The word “advent” means “coming” or “arrival.” It is a time in which the church celebrated both the birth of Jesus the Christ in his First Advent, and the anticipation of the return of Christ the King in his Second Advent. Thus, Advent is far more than simply marking a 2,000 year old event in history. It is celebrating a truth about God, the revelation of God in Christ whereby all of creation might be reconciled to God. That is a process in which we now participate, and the consummation of which we anticipate.
In this double focus on past and future, Advent also symbolizes the spiritual journey of individuals and a congregation, as they affirm that Christ has come, that He is present in the world today, and that He will come again in power. That acknowledgment provides a basis for Kingdom ethics, for holy living arising from a profound sense that we live “between the times” and are called to be faithful stewards of what is entrusted to us as God’s people.
So, as the church celebrates God’s inbreaking into history in the Incarnation, and anticipates a future consummation to that history for which “all creation is groaning awaiting its redemption,” it also confesses its own responsibility as a people commissioned to “love the Lord your God with all your heart” and to “love your neighbor as yourself.”
Historically the Advent season starts on the 4th Sunday before Christmas. In keeping with this tradition, we will be posting an Advent post each Sunday from now until Christmas. I pray that you will use this time to push into the story of Jesus and the invasion of God into human history.
The focus today is on hope. Hope is a powerful concept which by definition means:
- Noun: a feeling of expectation and desire for a certain thing to happen
- Verb: want something to happen or be the case.
It is a desire for a certain thing to happen…waiting, patience….hoping….trusting in something you can’t see or yet experience. Hope can keep you going even when things are tough.
Hope for Justice
There is a yearning for deliverance from the evils of the world, first expressed by Israelite slaves in Egypt as they cried out from their bitter oppression. It is the cry of those who have experienced the tyranny of injustice in a world under the curse of sin, and yet who have hope of deliverance by a God who has heard the cries of oppressed slaves and brought deliverance!
It is that hope, however faint at times, and that God, however distant He sometimes seems, which brings to the world the anticipation of a King who will rule with truth and justice and righteousness over His people and in His creation.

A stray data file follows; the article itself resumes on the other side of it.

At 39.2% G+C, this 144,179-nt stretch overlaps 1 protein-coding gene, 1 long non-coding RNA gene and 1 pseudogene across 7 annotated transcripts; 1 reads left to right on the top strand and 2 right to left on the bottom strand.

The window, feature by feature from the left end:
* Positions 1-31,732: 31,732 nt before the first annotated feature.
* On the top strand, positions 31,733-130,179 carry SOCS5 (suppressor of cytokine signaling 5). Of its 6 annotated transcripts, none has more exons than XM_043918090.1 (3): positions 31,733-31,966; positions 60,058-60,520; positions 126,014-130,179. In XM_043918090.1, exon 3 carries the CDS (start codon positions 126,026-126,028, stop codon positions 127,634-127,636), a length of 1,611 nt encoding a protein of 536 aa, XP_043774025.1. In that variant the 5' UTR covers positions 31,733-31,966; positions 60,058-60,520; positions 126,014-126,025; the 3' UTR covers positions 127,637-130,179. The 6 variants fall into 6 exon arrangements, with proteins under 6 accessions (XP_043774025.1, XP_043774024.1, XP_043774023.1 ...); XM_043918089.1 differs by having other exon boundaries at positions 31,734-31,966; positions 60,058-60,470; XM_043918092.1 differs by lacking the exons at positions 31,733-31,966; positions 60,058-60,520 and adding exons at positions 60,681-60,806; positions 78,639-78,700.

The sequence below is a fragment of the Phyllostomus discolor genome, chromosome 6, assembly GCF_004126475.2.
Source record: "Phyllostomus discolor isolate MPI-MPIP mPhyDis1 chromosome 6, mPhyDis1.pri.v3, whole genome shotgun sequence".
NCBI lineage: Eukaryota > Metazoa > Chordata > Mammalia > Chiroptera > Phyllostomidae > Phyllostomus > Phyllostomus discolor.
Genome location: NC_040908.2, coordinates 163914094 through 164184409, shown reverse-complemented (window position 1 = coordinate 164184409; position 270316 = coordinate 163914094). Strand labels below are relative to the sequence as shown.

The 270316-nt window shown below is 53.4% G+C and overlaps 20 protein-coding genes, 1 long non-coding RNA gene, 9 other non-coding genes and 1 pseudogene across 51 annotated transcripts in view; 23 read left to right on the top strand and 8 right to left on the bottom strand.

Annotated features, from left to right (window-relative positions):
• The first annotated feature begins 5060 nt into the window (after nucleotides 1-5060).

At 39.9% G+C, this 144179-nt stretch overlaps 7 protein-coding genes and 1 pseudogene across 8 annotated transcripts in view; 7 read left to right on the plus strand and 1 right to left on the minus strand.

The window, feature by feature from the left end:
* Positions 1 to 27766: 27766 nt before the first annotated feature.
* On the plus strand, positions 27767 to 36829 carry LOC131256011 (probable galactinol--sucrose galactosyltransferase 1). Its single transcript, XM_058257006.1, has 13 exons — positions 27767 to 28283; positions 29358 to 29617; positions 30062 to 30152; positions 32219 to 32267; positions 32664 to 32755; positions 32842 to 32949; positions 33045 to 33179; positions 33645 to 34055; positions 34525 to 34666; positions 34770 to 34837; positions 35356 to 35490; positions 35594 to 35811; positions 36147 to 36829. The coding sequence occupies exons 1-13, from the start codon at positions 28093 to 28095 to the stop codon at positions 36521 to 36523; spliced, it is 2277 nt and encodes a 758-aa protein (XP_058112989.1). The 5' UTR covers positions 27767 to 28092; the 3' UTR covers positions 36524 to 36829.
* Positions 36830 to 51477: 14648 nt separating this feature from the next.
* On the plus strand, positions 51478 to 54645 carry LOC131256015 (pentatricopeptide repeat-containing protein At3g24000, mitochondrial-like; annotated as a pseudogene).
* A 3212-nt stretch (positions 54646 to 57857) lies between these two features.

We know that the whole creation has been groaning as in the pains of childbirth right up to the present time. Not only so, but we ourselves, who have the firstfruits of the Spirit, groan inwardly as we wait eagerly for our adoption to sonship, the redemption of our bodies. For in this hope we were saved. But hope that is seen is no hope at all. Who hopes for what they already have? But if we hope for what we do not yet have, we wait for it patiently. (Romans 8:22-25)
The Hope of a People
The “it” that we patiently wait for is the blessed hope of a new earth and a new heaven – the day when Jesus will come back and restore everything. On that day, justice will be done, things will be set right and pain, evil, sin, death will be destroyed.
Oh what a day that will be!
Sadly there are many ‘messiahs’ in the world today – many people and things, many stars and many passions and concepts that can take our eyes off of the things of God. We are pulled so many directions.
This is why we celebrate the Advent season. We MUST remember that God step into human history. This is what Christmas is about: God becoming man to redeem us from our own sins and the chains of the evil one.
No other religion claims this. True, the Greeks said that their gods came down to earth. Only they came to indulge their own desires. Our God came as a sacrificial lamb to be crucified on a cross so that we might be set free and live.
And since He came once, we know that He will come again! We have been sealed with the Spirit of God, a promise that He will return!
For the grace of God has appeared that offers salvation to all people. It teaches us to say “No” to ungodliness and worldly passions, and to live self-controlled, upright and godly lives in this present age, while we wait for the blessed hope—the appearing of the glory of our great God and Savior, Jesus Christ, who gave himself for us to redeem us from all wickedness and to purify for himself a people that are his very own, eager to do what is good. (Titus 2:11-14)
God of the watching ones, give us Your benediction. God of the waiting ones, give us your good word for our souls God of the watching ones the slow and the suffering ones, give us Your benediction, Your good word for our souls that we might rest. God of the watching ones, the waiting ones, the slow and the suffering ones, and the angels in heaven, and the child in the womb, give us your benediction, your good word for our souls, that we might rest and rise in the kindness of your company.
God of the watching ones, give us Your benediction.
God of the waiting ones, give us your good word for our souls
God of the watching ones the slow and the suffering ones, give us Your benediction,
Your good word for our souls that we might rest.
God of the watching ones, the waiting ones, the slow and the suffering ones,
and the angels in heaven, and the child in the womb, give us your benediction,
your good word for our souls, that we might rest and rise in the kindness of your company.